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by Rabbi Emanuel Feldman    
Special to Torah from Dixie    

I could not have foreseen what it would all lead to. It was a friendly call from one of my Atlanta congregants. He had World Series tickets; would I like to go with him to the game? "They're great seats," he said. "Right behind third base, field level."



I could not have foreseen what it would all lead to. It was a friendly call from one of my Atlanta congregants. He had World Series tickets; would I like to go with him to the game? "They're great seats," he said. "Right behind third base, field level."

I hesitated, because there are many more important things to do with one's time. But the sports juices of my youth began to stir within me, and the rationalizations fell quickly into place: It will be a study of Americana in the raw; it will be a moment of relaxation; you have always liked baseball, its non-violence, its patience, the solitary struggle of lonely pitcher against lonely batter. And consider its religious undertones: the goal is to circle the infield and then come back to the starting point, to return to beginnings. Unlike football or basketball, where the clock ultimately runs out, baseball is timeless: a tie game can theoretically continue until eternity. Besides, this particular layman is a solid supporter of all the important communal causes, and he would be very pleased if you went. Go. It's not so terrible.

So did the yetzer hara work its cunning upon my soul. And I, author of a dozen exhortations against yielding to temptation and another dozen urging strength and fortitude in the face of the clever Enticer, succumbed.

Thus innocuously begins this morality tale..........

I hung on every pitch and every Atlanta Brave hit, but a vague sense of discomfort hovered over me: Why are you here among these rabid fans, who are doing tomahawk chops and Indian chants and who growl Rrruff Rrruff whenever clean-up man Fred McGruff, dubbed the crime dog by the press, comes to bat. You with the black yarmulke on your head and the not-so-black beard on your face, do you really belong here? You veteran rabbi, a person who attends daf yomi (learning a page a day of Talmud) early every morning in Jerusalem and shiurim at night, who is from a family of talmidei hakhamim and the son of a European Rav who was a respected baki beShas (knows the whole Talmud) and posek (Jewish Law decisor) -- do you really belong here among these sixty thousand screaming people who are passionately following the flight of a little round ball? And why are you avidly watching these nine young men who are multi-millionaires simply because they are able to catch and throw a ball, strike it with a piece of wood, run swiftly, and slide in the dust? Why does it matter to you when your home team scores? (Home team: if they are offered more money tomorrow, they will play for another team, until they sell themselves to still another team.) Why does it please you when one of these boys strikes a ball that sails high over the fence for a home run? In the eternal scheme of things, does it matter? Does it even matter in the non-eternal, temporal scheme of things?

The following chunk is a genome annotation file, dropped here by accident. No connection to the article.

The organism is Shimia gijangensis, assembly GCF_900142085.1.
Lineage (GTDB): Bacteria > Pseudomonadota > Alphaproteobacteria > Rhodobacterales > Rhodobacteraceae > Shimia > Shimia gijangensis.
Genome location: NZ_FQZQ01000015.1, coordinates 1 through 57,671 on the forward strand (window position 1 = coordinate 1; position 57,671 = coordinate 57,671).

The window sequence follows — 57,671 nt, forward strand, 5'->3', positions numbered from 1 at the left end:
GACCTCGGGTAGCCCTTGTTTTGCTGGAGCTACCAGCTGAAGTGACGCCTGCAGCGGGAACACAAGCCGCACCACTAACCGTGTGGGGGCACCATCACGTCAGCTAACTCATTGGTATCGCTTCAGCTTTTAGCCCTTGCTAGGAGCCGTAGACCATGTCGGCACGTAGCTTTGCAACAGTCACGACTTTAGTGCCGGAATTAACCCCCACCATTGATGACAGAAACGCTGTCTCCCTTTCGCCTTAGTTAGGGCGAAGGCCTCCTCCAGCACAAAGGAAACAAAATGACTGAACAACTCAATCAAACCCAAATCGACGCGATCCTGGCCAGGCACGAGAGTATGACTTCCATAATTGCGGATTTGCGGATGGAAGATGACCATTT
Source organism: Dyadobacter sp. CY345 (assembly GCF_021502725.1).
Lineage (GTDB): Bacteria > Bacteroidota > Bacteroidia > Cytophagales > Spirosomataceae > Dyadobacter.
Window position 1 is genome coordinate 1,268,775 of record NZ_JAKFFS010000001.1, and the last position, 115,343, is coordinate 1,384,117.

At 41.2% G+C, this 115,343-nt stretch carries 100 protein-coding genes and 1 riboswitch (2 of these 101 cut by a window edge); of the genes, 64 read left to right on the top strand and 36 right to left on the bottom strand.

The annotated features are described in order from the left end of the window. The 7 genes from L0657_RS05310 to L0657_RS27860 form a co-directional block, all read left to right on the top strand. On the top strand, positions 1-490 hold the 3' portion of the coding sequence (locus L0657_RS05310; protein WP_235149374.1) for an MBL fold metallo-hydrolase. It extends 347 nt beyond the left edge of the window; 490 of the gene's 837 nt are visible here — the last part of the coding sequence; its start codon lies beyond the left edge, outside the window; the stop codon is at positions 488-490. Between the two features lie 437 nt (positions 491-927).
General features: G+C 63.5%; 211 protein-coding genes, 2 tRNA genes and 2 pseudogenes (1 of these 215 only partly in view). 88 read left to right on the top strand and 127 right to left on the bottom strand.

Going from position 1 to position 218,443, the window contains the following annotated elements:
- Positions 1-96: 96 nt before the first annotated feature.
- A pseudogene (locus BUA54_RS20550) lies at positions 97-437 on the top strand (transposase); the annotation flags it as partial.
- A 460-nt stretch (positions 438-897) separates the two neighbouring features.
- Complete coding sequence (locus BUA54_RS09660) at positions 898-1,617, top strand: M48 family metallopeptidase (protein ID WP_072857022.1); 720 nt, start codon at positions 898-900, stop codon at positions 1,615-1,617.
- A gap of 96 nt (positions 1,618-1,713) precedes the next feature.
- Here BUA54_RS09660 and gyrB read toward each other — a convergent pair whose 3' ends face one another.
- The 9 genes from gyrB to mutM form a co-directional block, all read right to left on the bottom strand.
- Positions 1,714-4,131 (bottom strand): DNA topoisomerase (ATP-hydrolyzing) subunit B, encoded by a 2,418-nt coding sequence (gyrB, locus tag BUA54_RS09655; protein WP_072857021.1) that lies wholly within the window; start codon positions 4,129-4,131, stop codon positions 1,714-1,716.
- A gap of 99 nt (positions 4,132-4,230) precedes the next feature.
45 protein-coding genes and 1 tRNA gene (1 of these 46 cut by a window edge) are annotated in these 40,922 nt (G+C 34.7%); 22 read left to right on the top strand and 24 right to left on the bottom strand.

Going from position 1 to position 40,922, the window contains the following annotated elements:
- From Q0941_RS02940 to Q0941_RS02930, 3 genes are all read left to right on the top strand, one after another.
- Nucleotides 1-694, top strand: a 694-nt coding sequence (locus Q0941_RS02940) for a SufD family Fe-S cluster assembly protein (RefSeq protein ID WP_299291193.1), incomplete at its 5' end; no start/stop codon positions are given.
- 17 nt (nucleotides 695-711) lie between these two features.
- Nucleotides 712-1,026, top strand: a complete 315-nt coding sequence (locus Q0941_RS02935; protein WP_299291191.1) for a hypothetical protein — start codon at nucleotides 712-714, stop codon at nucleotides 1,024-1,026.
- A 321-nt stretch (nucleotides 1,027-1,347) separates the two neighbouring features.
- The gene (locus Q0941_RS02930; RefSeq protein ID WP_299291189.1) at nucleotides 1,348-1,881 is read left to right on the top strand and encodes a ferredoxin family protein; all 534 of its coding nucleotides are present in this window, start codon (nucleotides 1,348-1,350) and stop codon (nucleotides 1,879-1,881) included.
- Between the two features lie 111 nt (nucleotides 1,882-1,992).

The self-flagellation ebbed and flowed as the game progressed, but I dismissed it. It was the eighth inning, Atlanta had taken the lead, six more outs and we -- did I say we? -- are winners.

A high pop fly is veering foul, this side of third base. Slowly it heads toward my section of the stands, gracefully it completes its parabolic arc, hangs in the air, and begins its descent. The ball comes closer; it is heading toward me. Suddenly I am eighteen years old again, and instinctively I find myself on my feet. I leap from the ground, reach backward for the ball, and feel the satisfying slap into my outstretched palm. I clutch it and tumble down into the row of seats behind me, where a dozen hands and arms break my fall.

As soon as I sit down, the flagellation intensifies: What have you wrought here? You don't belong here in the first place, and now you've gone and made a fool of yourself in front of thousands of people. This is probably the beginning of a genuine, old-fashioned, major-league, World Series-quality chillul Hashem (desecration of G-d). The people around me cheer and applaud: "Great, Rabbi . . . Attaboy .. .Sign him up." They ask to see the ball. It is emblazoned with the words, Official Ball, 1995 World Series. The usher comes over and hands me a certificate which reads: Contract: Grandstand Outfielder for the Atlanta Braves. I am sitting in my yarmulke and beard and am the hero of the grandstand. As I walk up the aisle to stretch my legs, people raise their fists in triumph, waving to me and shouting, Way to go.... Great grab...

Could it be, I ask myself, that this is really a kiddush Hashem (sanctification of G-d)? The next morning at the minyan, the Gabbai greets me. Was that you who caught that ball last night at the game? Saw it on TV. Great going, Rabbi! He is genuinely proud. All week long I am the celebrity of the Shul, the block, the community. Friends who have not spoken to me in years call from around the country. By the end of the week, I manage to convince myself that I have in fact brought glory to the name of the G-d of Israel.